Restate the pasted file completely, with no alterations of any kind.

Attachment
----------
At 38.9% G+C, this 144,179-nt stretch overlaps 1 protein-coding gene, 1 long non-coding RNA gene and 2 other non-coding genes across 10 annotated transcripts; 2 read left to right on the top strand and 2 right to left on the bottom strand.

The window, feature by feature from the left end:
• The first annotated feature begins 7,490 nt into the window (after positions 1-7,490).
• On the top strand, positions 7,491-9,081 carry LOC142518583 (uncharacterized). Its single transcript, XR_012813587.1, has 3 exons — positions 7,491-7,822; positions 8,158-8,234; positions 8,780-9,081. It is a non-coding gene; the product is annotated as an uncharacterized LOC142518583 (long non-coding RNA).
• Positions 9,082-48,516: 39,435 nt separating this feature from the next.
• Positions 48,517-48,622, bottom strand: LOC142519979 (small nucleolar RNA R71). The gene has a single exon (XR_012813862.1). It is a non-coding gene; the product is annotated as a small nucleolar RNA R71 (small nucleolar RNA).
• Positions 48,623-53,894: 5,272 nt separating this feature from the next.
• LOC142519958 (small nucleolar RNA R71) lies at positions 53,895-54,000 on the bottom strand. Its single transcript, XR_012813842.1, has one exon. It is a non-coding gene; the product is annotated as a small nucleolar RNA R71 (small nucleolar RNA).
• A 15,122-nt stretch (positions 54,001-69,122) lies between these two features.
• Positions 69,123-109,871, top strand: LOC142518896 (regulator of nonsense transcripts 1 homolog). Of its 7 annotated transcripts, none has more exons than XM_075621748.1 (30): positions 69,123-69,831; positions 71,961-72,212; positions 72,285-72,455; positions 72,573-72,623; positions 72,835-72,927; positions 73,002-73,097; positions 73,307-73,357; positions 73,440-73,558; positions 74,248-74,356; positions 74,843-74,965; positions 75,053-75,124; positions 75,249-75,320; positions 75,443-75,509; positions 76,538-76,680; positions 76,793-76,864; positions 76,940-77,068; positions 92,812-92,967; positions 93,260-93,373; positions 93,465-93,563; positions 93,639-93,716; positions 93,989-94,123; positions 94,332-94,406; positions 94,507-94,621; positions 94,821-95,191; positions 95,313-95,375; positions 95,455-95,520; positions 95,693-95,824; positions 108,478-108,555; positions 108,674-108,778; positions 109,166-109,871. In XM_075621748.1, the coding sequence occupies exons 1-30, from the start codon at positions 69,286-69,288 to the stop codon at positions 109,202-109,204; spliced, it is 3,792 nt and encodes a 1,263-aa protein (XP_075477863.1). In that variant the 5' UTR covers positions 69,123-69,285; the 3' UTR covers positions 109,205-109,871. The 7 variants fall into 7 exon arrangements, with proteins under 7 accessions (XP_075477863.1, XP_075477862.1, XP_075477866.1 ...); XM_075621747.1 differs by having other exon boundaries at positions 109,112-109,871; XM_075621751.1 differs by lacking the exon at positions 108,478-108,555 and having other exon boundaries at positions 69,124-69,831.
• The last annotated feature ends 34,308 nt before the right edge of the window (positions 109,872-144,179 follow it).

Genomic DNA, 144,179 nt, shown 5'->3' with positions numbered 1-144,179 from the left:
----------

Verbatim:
At 38.9% G+C, this 144,179-nt stretch overlaps 1 protein-coding gene, 1 long non-coding RNA gene and 2 other non-coding genes across 10 annotated transcripts; 2 read left to right on the top strand and 2 right to left on the bottom strand.

The window, feature by feature from the left end:
• The first annotated feature begins 7,490 nt into the window (after positions 1-7,490).
• On the top strand, positions 7,491-9,081 carry LOC142518583 (uncharacterized). Its single transcript, XR_012813587.1, has 3 exons — positions 7,491-7,822; positions 8,158-8,234; positions 8,780-9,081. It is a non-coding gene; the product is annotated as an uncharacterized LOC142518583 (long non-coding RNA).
• Positions 9,082-48,516: 39,435 nt separating this feature from the next.
• Positions 48,517-48,622, bottom strand: LOC142519979 (small nucleolar RNA R71). The gene has a single exon (XR_012813862.1). It is a non-coding gene; the product is annotated as a small nucleolar RNA R71 (small nucleolar RNA).
• Positions 48,623-53,894: 5,272 nt separating this feature from the next.
• LOC142519958 (small nucleolar RNA R71) lies at positions 53,895-54,000 on the bottom strand. Its single transcript, XR_012813842.1, has one exon. It is a non-coding gene; the product is annotated as a small nucleolar RNA R71 (small nucleolar RNA).
• A 15,122-nt stretch (positions 54,001-69,122) lies between these two features.
• Positions 69,123-109,871, top strand: LOC142518896 (regulator of nonsense transcripts 1 homolog). Of its 7 annotated transcripts, none has more exons than XM_075621748.1 (30): positions 69,123-69,831; positions 71,961-72,212; positions 72,285-72,455; positions 72,573-72,623; positions 72,835-72,927; positions 73,002-73,097; positions 73,307-73,357; positions 73,440-73,558; positions 74,248-74,356; positions 74,843-74,965; positions 75,053-75,124; positions 75,249-75,320; positions 75,443-75,509; positions 76,538-76,680; positions 76,793-76,864; positions 76,940-77,068; positions 92,812-92,967; positions 93,260-93,373; positions 93,465-93,563; positions 93,639-93,716; positions 93,989-94,123; positions 94,332-94,406; positions 94,507-94,621; positions 94,821-95,191; positions 95,313-95,375; positions 95,455-95,520; positions 95,693-95,824; positions 108,478-108,555; positions 108,674-108,778; positions 109,166-109,871. In XM_075621748.1, the coding sequence occupies exons 1-30, from the start codon at positions 69,286-69,288 to the stop codon at positions 109,202-109,204; spliced, it is 3,792 nt and encodes a 1,263-aa protein (XP_075477863.1). In that variant the 5' UTR covers positions 69,123-69,285; the 3' UTR covers positions 109,205-109,871. The 7 variants fall into 7 exon arrangements, with proteins under 7 accessions (XP_075477863.1, XP_075477862.1, XP_075477866.1 ...); XM_075621747.1 differs by having other exon boundaries at positions 109,112-109,871; XM_075621751.1 differs by lacking the exon at positions 108,478-108,555 and having other exon boundaries at positions 69,124-69,831.
• The last annotated feature ends 34,308 nt before the right edge of the window (positions 109,872-144,179 follow it).

Genomic DNA, 144,179 nt, shown 5'->3' with positions numbered 1-144,179 from the left: